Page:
I have received this question from Trevor yesterday and after replying to him personally I thought that perhaps some of my other subscribers have a similar situation.
The thing is that this particular organ that Trevor is getting ready to play for a wedding soon in a church where organ's pedalboard (which is unusually short) is not lined up with the manuals in the traditional way. This means that when he plays what supposed to be a tenor C he finds himself playing an A (a minor third below).
Trevor compares this feeling with mixing the pedals while driving a car. He rightly points out that "it's rather like finding you have your feet on the clutch and brake instead of brake and accelerator. It's very disconcerting and makes me feel rather incompetent."
Perhaps your organ also has the keyboards moved a little bit to the left? What to do in this situation?
How about centering yourself around the pedalboard instead of the keyboard?
In other words, disregard the manuals and sit where the C is in the pedals.
Of course, then you would have to adjust to the manuals but I guess this is easier simply because usually the fingers have a better contact with the keyboards and you could look down to see exactly what you play. It's not an ideal situation but at least a temporary solution.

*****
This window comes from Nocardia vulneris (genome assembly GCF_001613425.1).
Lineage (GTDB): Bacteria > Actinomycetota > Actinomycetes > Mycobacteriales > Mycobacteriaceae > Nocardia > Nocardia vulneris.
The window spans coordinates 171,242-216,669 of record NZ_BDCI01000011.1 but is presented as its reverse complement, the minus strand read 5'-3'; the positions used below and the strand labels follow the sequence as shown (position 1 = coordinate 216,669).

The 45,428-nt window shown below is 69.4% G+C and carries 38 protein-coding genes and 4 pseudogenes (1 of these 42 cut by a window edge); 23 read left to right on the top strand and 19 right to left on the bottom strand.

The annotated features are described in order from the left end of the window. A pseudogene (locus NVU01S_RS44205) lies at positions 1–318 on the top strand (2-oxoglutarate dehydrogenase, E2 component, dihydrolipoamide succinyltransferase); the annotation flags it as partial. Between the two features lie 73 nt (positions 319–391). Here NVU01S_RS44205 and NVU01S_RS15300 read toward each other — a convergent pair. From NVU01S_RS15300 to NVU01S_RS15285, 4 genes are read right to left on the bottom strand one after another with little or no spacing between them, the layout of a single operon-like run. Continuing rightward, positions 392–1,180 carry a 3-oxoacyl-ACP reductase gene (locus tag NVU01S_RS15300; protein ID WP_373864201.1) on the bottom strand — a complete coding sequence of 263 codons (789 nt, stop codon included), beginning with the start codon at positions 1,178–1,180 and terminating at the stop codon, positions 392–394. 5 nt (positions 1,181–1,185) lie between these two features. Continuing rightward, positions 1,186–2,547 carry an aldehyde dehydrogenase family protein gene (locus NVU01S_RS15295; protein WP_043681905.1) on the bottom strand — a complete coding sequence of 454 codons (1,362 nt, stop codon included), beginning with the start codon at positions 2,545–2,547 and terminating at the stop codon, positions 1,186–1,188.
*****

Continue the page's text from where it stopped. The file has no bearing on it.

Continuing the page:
Either way, if it's just one time playing, maybe you can get through it. But of course over time it would not be a nice experience for your body. With time, though, your body will adjust much more but the side effect of this is that you will have a more difficult time adjusting to the normal centered pedalboard.
By the way, the same can be said about the pedalboards which have very narrow or very wide keys (or organs with different stop layouts). These differences in organ design are something that we all must face when playing historical, unfamiliar and strange organs.
Another advice would be this - get acquainted with as many different organs as possible. The more diversified your experience is, the faster you will adjust. Part of the beauty of the organ world is of course that most of them are very different and unique.
Do you have any experience with playing not centered pedalboards? If so, please share your ideas of how you adapted in the comments below because they might be helpful to others as well.
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Don't have an organ at home?
Download paper manuals and pedals, print them out, cut the white spaces, tape the sheets together and you'll be ready to practice anywhere where is a desk and floor. Make sure you have a higher chair.